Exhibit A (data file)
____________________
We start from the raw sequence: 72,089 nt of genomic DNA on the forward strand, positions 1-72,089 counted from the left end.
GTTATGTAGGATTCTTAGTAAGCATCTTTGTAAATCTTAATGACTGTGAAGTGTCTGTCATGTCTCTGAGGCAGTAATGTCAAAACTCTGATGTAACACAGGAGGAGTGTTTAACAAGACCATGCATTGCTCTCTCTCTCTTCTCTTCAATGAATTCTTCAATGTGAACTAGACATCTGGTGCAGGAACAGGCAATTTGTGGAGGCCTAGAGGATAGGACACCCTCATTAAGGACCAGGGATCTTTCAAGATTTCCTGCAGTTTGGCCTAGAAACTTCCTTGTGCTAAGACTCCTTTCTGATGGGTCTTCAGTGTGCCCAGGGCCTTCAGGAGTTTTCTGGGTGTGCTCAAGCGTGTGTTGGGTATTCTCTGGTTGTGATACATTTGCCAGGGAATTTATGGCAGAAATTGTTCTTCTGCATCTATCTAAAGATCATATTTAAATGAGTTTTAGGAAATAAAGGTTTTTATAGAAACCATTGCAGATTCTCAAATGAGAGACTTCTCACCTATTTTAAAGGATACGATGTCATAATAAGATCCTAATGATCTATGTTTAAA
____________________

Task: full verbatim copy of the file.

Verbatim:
We start from the raw sequence: 72,089 nt of genomic DNA on the forward strand, positions 1-72,089 counted from the left end.
GTTATGTAGGATTCTTAGTAAGCATCTTTGTAAATCTTAATGACTGTGAAGTGTCTGTCATGTCTCTGAGGCAGTAATGTCAAAACTCTGATGTAACACAGGAGGAGTGTTTAACAAGACCATGCATTGCTCTCTCTCTCTTCTCTTCAATGAATTCTTCAATGTGAACTAGACATCTGGTGCAGGAACAGGCAATTTGTGGAGGCCTAGAGGATAGGACACCCTCATTAAGGACCAGGGATCTTTCAAGATTTCCTGCAGTTTGGCCTAGAAACTTCCTTGTGCTAAGACTCCTTTCTGATGGGTCTTCAGTGTGCCCAGGGCCTTCAGGAGTTTTCTGGGTGTGCTCAAGCGTGTGTTGGGTATTCTCTGGTTGTGATACATTTGCCAGGGAATTTATGGCAGAAATTGTTCTTCTGCATCTATCTAAAGATCATATTTAAATGAGTTTTAGGAAATAAAGGTTTTTATAGAAACCATTGCAGATTCTCAAATGAGAGACTTCTCACCTATTTTAAAGGATACGATGTCATAATAAGATCCTAATGATCTATGTTTAAA